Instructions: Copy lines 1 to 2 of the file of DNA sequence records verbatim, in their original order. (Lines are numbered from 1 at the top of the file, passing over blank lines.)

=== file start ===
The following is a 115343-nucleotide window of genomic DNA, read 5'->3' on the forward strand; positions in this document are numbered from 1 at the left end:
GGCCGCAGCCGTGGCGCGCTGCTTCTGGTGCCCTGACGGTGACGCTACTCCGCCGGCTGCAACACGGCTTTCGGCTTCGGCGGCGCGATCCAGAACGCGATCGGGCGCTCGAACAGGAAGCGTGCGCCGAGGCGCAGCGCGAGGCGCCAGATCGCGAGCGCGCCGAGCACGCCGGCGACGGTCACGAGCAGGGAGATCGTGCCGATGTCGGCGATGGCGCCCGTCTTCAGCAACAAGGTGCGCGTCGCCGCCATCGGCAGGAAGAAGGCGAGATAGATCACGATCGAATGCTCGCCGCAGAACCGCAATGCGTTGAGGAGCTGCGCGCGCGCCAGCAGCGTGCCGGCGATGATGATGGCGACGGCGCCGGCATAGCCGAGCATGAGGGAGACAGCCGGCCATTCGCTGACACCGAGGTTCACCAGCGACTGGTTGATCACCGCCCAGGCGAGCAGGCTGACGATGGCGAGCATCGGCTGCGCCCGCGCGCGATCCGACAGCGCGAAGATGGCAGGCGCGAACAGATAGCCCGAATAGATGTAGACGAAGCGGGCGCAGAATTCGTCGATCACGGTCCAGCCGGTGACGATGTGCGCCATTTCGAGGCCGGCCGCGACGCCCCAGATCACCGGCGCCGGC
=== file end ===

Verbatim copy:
The following is a 115343-nucleotide window of genomic DNA, read 5'->3' on the forward strand; positions in this document are numbered from 1 at the left end:
GGCCGCAGCCGTGGCGCGCTGCTTCTGGTGCCCTGACGGTGACGCTACTCCGCCGGCTGCAACACGGCTTTCGGCTTCGGCGGCGCGATCCAGAACGCGATCGGGCGCTCGAACAGGAAGCGTGCGCCGAGGCGCAGCGCGAGGCGCCAGATCGCGAGCGCGCCGAGCACGCCGGCGACGGTCACGAGCAGGGAGATCGTGCCGATGTCGGCGATGGCGCCCGTCTTCAGCAACAAGGTGCGCGTCGCCGCCATCGGCAGGAAGAAGGCGAGATAGATCACGATCGAATGCTCGCCGCAGAACCGCAATGCGTTGAGGAGCTGCGCGCGCGCCAGCAGCGTGCCGGCGATGATGATGGCGACGGCGCCGGCATAGCCGAGCATGAGGGAGACAGCCGGCCATTCGCTGACACCGAGGTTCACCAGCGACTGGTTGATCACCGCCCAGGCGAGCAGGCTGACGATGGCGAGCATCGGCTGCGCCCGCGCGCGATCCGACAGCGCGAAGATGGCAGGCGCGAACAGATAGCCCGAATAGATGTAGACGAAGCGGGCGCAGAATTCGTCGATCACGGTCCAGCCGGTGACGATGTGCGCCATTTCGAGGCCGGCCGCGACGCCCCAGATCACCGGCGCCGGC